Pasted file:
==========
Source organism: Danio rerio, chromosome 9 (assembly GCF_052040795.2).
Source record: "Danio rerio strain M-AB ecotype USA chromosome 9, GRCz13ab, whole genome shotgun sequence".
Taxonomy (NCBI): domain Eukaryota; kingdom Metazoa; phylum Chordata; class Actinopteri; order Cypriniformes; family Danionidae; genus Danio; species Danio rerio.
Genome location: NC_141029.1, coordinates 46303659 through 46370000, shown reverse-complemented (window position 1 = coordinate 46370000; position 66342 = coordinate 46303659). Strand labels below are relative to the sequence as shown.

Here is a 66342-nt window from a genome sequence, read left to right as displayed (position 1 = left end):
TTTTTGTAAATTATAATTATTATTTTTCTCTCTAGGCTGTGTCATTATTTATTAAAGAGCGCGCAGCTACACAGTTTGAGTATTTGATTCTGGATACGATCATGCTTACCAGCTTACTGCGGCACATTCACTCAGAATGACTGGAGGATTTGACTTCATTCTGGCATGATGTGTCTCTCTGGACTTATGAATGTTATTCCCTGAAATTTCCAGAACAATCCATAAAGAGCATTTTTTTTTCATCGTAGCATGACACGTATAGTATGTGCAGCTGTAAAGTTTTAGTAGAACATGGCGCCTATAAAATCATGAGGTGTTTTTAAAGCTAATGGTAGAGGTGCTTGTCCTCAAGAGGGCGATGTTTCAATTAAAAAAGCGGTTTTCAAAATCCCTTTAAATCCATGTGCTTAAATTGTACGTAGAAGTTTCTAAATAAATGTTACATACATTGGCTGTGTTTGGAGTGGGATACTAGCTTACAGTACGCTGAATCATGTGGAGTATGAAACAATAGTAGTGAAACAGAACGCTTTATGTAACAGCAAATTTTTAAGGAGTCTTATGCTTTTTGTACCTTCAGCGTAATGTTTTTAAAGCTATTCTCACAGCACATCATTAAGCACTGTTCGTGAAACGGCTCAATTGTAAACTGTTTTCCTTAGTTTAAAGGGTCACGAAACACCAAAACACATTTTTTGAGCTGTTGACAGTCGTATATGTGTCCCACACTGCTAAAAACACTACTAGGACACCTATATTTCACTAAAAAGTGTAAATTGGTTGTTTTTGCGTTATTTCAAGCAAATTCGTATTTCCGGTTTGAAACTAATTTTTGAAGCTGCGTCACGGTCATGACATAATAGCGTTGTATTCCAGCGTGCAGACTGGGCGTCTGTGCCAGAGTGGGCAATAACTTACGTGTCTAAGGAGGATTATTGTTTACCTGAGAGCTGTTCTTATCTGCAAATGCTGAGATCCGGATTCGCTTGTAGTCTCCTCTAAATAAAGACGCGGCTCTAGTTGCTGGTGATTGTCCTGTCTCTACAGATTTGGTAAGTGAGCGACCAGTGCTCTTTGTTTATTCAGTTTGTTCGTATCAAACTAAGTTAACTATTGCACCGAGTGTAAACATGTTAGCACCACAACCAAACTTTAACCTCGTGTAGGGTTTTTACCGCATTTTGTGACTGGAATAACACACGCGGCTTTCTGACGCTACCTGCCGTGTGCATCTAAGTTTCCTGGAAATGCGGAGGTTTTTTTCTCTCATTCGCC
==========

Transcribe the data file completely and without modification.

Source organism: Danio rerio, chromosome 9 (assembly GCF_052040795.2).
Source record: "Danio rerio strain M-AB ecotype USA chromosome 9, GRCz13ab, whole genome shotgun sequence".
Taxonomy (NCBI): domain Eukaryota; kingdom Metazoa; phylum Chordata; class Actinopteri; order Cypriniformes; family Danionidae; genus Danio; species Danio rerio.
Genome location: NC_141029.1, coordinates 46303659 through 46370000, shown reverse-complemented (window position 1 = coordinate 46370000; position 66342 = coordinate 46303659). Strand labels below are relative to the sequence as shown.

Here is a 66342-nt window from a genome sequence, read left to right as displayed (position 1 = left end):
TTTTTGTAAATTATAATTATTATTTTTCTCTCTAGGCTGTGTCATTATTTATTAAAGAGCGCGCAGCTACACAGTTTGAGTATTTGATTCTGGATACGATCATGCTTACCAGCTTACTGCGGCACATTCACTCAGAATGACTGGAGGATTTGACTTCATTCTGGCATGATGTGTCTCTCTGGACTTATGAATGTTATTCCCTGAAATTTCCAGAACAATCCATAAAGAGCATTTTTTTTTCATCGTAGCATGACACGTATAGTATGTGCAGCTGTAAAGTTTTAGTAGAACATGGCGCCTATAAAATCATGAGGTGTTTTTAAAGCTAATGGTAGAGGTGCTTGTCCTCAAGAGGGCGATGTTTCAATTAAAAAAGCGGTTTTCAAAATCCCTTTAAATCCATGTGCTTAAATTGTACGTAGAAGTTTCTAAATAAATGTTACATACATTGGCTGTGTTTGGAGTGGGATACTAGCTTACAGTACGCTGAATCATGTGGAGTATGAAACAATAGTAGTGAAACAGAACGCTTTATGTAACAGCAAATTTTTAAGGAGTCTTATGCTTTTTGTACCTTCAGCGTAATGTTTTTAAAGCTATTCTCACAGCACATCATTAAGCACTGTTCGTGAAACGGCTCAATTGTAAACTGTTTTCCTTAGTTTAAAGGGTCACGAAACACCAAAACACATTTTTTGAGCTGTTGACAGTCGTATATGTGTCCCACACTGCTAAAAACACTACTAGGACACCTATATTTCACTAAAAAGTGTAAATTGGTTGTTTTTGCGTTATTTCAAGCAAATTCGTATTTCCGGTTTGAAACTAATTTTTGAAGCTGCGTCACGGTCATGACATAATAGCGTTGTATTCCAGCGTGCAGACTGGGCGTCTGTGCCAGAGTGGGCAATAACTTACGTGTCTAAGGAGGATTATTGTTTACCTGAGAGCTGTTCTTATCTGCAAATGCTGAGATCCGGATTCGCTTGTAGTCTCCTCTAAATAAAGACGCGGCTCTAGTTGCTGGTGATTGTCCTGTCTCTACAGATTTGGTAAGTGAGCGACCAGTGCTCTTTGTTTATTCAGTTTGTTCGTATCAAACTAAGTTAACTATTGCACCGAGTGTAAACATGTTAGCACCACAACCAAACTTTAACCTCGTGTAGGGTTTTTACCGCATTTTGTGACTGGAATAACACACGCGGCTTTCTGACGCTACCTGCCGTGTGCATCTAAGTTTCCTGGAAATGCGGAGGTTTTTTTCTCTCATTCGCC